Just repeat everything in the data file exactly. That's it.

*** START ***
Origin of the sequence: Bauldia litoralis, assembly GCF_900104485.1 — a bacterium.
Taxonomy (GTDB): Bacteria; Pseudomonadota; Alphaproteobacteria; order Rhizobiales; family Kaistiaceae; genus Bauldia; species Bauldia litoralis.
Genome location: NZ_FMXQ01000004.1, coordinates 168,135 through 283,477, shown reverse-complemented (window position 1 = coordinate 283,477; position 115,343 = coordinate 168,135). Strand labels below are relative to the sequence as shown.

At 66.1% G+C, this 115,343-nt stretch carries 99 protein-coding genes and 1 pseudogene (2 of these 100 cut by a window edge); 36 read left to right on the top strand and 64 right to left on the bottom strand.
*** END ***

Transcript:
Origin of the sequence: Bauldia litoralis, assembly GCF_900104485.1 — a bacterium.
Taxonomy (GTDB): Bacteria; Pseudomonadota; Alphaproteobacteria; order Rhizobiales; family Kaistiaceae; genus Bauldia; species Bauldia litoralis.
Genome location: NZ_FMXQ01000004.1, coordinates 168,135 through 283,477, shown reverse-complemented (window position 1 = coordinate 283,477; position 115,343 = coordinate 168,135). Strand labels below are relative to the sequence as shown.

At 66.1% G+C, this 115,343-nt stretch carries 99 protein-coding genes and 1 pseudogene (2 of these 100 cut by a window edge); 36 read left to right on the top strand and 64 right to left on the bottom strand.